13. An apparatus as recited in claim 8, wherein each of the audiovisual segments is a split screen depicting two or more different branches in a story.

14. An apparatus as recited in claim 8, wherein an amount of decision time remaining is displayed.

15. A machine-readable medium carrying one or more sequences of instructions which, when executed by one or more processors, causes the one or more processors to perform the following steps: playing a first segment of a digital audiovisual work; upon reaching a decision point associated with the first segment, displaying one or more decision selection icons in association with the first segment, wherein the icons correspond to one or more different branches in a story represented by the digital audiovisual work; receiving user input representing a selection of one of the icons; playing one of a plurality of other segments of the digital audiovisual work based on the user input; and if no user input is received during a decision time period prior to an end of the first segment, automatically selecting one of the other segments and displaying the selected other segment.

16. A machine-readable medium as recited in claim 15, further comprising instructions for performing: receiving the user input representing selection of one of the icons before ending play of the first segment, and in response thereto: continuing to play the first segment; storing information associated with a next segment associated with the first segment and the selected icon; when an end of the first segment is reached, playing the next segment based on the stored information.

17. A machine-readable medium as recited in claim 15, wherein the story is organized according to a hierarchy of story branches associated with a plurality of segments, and further comprising instructions for performing: in response to second user input, displaying the hierarchy of the story; receiving third user input, based on the displayed hierarchy, that requests movement to another point in the story; selecting a second segment of the digital audiovisual work based on the third user input; and playing the second segment.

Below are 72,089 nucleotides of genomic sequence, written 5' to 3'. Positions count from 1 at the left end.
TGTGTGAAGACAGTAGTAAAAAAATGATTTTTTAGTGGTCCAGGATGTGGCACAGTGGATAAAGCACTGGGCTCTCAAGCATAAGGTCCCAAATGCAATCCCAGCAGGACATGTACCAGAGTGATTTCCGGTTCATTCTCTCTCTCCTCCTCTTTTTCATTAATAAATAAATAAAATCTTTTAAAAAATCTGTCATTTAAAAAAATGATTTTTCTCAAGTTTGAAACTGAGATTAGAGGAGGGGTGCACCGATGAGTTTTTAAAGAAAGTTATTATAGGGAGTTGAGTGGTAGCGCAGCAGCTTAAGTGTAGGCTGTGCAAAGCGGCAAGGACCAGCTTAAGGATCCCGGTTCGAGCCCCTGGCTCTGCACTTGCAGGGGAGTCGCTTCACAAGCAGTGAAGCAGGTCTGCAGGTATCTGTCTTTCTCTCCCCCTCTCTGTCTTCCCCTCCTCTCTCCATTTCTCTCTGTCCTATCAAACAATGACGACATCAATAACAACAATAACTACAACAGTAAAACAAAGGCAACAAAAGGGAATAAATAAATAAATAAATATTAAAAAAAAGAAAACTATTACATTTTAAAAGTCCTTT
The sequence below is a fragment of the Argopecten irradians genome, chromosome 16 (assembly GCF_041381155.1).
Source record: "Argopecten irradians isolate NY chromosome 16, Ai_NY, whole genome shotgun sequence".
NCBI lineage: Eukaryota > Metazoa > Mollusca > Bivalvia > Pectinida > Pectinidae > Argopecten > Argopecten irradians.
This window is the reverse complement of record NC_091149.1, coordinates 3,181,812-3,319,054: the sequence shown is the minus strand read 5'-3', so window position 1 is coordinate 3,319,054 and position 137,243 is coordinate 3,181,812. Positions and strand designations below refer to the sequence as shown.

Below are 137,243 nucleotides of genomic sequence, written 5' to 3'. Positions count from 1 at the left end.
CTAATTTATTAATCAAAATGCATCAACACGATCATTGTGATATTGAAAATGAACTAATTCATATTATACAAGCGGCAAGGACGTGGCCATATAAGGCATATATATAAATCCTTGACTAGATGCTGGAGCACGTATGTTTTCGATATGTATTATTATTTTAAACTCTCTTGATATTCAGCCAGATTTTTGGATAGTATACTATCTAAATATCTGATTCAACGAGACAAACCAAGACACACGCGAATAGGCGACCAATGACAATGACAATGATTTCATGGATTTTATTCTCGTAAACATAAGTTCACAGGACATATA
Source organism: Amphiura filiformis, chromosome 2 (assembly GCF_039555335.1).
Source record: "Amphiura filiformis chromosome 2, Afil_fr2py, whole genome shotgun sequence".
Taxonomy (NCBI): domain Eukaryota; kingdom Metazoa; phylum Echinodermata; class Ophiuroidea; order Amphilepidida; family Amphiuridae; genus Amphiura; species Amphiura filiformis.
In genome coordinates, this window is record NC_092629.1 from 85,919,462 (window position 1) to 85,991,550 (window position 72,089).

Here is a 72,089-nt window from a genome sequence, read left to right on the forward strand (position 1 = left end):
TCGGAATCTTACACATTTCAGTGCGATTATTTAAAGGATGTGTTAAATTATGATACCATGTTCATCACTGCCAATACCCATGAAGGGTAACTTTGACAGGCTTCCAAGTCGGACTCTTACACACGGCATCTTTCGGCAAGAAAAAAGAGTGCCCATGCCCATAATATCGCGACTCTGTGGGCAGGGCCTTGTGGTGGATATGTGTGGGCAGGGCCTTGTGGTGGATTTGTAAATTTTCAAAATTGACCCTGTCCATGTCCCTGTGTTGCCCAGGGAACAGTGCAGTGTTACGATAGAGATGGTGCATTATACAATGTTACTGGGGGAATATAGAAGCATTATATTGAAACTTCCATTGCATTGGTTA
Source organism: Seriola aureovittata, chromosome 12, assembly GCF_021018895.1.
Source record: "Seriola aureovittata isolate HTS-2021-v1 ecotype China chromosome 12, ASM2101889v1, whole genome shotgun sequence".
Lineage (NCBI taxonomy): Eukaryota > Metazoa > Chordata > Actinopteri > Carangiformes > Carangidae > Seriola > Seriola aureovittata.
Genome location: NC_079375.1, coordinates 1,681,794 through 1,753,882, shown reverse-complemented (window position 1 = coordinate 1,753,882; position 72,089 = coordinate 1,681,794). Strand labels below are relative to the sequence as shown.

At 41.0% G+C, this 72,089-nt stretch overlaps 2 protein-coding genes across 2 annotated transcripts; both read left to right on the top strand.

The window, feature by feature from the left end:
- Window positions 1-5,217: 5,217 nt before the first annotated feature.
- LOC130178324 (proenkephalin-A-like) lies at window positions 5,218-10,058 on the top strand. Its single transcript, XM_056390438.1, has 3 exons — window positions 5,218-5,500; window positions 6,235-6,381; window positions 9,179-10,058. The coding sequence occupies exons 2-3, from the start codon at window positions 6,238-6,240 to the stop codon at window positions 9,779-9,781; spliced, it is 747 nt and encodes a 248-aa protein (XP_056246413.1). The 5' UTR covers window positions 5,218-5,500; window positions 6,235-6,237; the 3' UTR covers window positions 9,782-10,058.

18. A machine-readable medium as recited in claim 15, wherein automatically selecting comprises randomly automatically selecting one of the other segments.

19. A machine-readable medium as recited in claim 15, wherein each of the audiovisual segments is an audio track describing two or more different branches in a story.

20. A machine-readable medium as recited in claim 15, wherein each of the audiovisual segments is a split screen depicting two or more different branches in a story.

21. A machine-readable medium as recited in claim 15, wherein an amount of decision time remaining is displayed.

22. A method, comprising: sending one or more data streams associated with a first segment of a digital audiovisual work to an audiovisual output device; determining that the output device has reached a decision point associated with the first segment; sending one or more audiovisual elements associated with the first segment to the output device, wherein each of the elements corresponds to one or more different branches in a story represented by the digital audiovisual work; receiving user input representing a selection of one of the branches; selecting one of a plurality of other segments of the digital audiovisual work based on the user input; sending one or more data streams associated with the selected segment to the output device; and if no user input is received during a decision time period prior to the output device reaching an end of the first segment, automatically selecting one of the other segments and sending one or more data streams associated with the selected segment to the output device.

23. A method as recited in claim 22, further comprising: receiving the user input representing selection of one of the branches before ending play of the first segment, and in response thereto: continuing to play the first segment; storing information associated with a next segment associated with the first segment and the selected icon; when an end of the first segment is reached, playing the next segment based on the stored information.

23. A method as recited in claim 24, wherein the story is organized according to a hierarchy of story branches associated with a plurality of segments, and further comprising: in response to second user input, displaying the hierarchy of the story as a graphical story tree; graphically highlighting a current story location in the graphical story tree; displaying one or more available alternative branch selections; receiving third user input, based on the displayed hierarchy, that requests movement to another point in the story, including a location up to only one decision point earlier in time; selecting a second segment of the digital audiovisual work based on the third user input; and playing the second segment.

24. A method as recited in claim 22, wherein said one or more audiovisual elements is an audio track describing two or more different branches in a story.

25. A method as recited in claim 22, wherein said one or more audiovisual elements is a split screen depicting two or more different branches in a story.

26. A method as recited in claim 22, wherein sending one or more audiovisual elements associated with the first segment further comprises sending one or more audiovisual elements indicating an amount of decision time remaining.

Description:

PRIORITY CLAIM

This application claims domestic priority under 35 U.S.C. §119(e) from prior provisional application 60/611,838, filed Sep. 20, 2004, the entire contents of which are hereby incorporated by reference as if fully set forth herein.

FIELD OF INVENTION